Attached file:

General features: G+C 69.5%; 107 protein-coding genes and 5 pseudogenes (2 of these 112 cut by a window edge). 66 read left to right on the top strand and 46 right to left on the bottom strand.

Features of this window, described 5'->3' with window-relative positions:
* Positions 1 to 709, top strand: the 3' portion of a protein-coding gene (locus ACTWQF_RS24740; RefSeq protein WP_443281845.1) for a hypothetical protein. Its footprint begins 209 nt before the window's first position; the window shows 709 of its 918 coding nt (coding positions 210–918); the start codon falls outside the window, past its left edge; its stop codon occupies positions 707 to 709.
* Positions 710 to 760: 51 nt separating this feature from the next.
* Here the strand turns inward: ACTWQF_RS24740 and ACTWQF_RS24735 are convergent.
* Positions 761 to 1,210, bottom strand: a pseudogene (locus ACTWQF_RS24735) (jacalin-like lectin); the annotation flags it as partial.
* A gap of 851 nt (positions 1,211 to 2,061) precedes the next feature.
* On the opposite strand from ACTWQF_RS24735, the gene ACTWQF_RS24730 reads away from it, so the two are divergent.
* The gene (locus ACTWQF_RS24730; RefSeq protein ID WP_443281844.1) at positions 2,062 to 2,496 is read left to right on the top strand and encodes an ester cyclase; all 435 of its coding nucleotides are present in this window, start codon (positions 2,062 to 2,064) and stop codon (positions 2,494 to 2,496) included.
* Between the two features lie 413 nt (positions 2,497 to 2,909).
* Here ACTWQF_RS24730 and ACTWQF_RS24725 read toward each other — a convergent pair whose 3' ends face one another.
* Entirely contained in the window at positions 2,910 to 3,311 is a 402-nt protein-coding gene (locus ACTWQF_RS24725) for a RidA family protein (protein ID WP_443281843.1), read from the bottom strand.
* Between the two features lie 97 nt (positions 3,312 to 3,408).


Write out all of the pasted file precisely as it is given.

General features: G+C 69.5%; 107 protein-coding genes and 5 pseudogenes (2 of these 112 cut by a window edge). 66 read left to right on the top strand and 46 right to left on the bottom strand.

Features of this window, described 5'->3' with window-relative positions:
* Positions 1 to 709, top strand: the 3' portion of a protein-coding gene (locus ACTWQF_RS24740; RefSeq protein WP_443281845.1) for a hypothetical protein. Its footprint begins 209 nt before the window's first position; the window shows 709 of its 918 coding nt (coding positions 210–918); the start codon falls outside the window, past its left edge; its stop codon occupies positions 707 to 709.
* Positions 710 to 760: 51 nt separating this feature from the next.
* Here the strand turns inward: ACTWQF_RS24740 and ACTWQF_RS24735 are convergent.
* Positions 761 to 1,210, bottom strand: a pseudogene (locus ACTWQF_RS24735) (jacalin-like lectin); the annotation flags it as partial.
* A gap of 851 nt (positions 1,211 to 2,061) precedes the next feature.
* On the opposite strand from ACTWQF_RS24735, the gene ACTWQF_RS24730 reads away from it, so the two are divergent.
* The gene (locus ACTWQF_RS24730; RefSeq protein ID WP_443281844.1) at positions 2,062 to 2,496 is read left to right on the top strand and encodes an ester cyclase; all 435 of its coding nucleotides are present in this window, start codon (positions 2,062 to 2,064) and stop codon (positions 2,494 to 2,496) included.
* Between the two features lie 413 nt (positions 2,497 to 2,909).
* Here ACTWQF_RS24730 and ACTWQF_RS24725 read toward each other — a convergent pair whose 3' ends face one another.
* Entirely contained in the window at positions 2,910 to 3,311 is a 402-nt protein-coding gene (locus ACTWQF_RS24725) for a RidA family protein (protein ID WP_443281843.1), read from the bottom strand.
* Between the two features lie 97 nt (positions 3,312 to 3,408).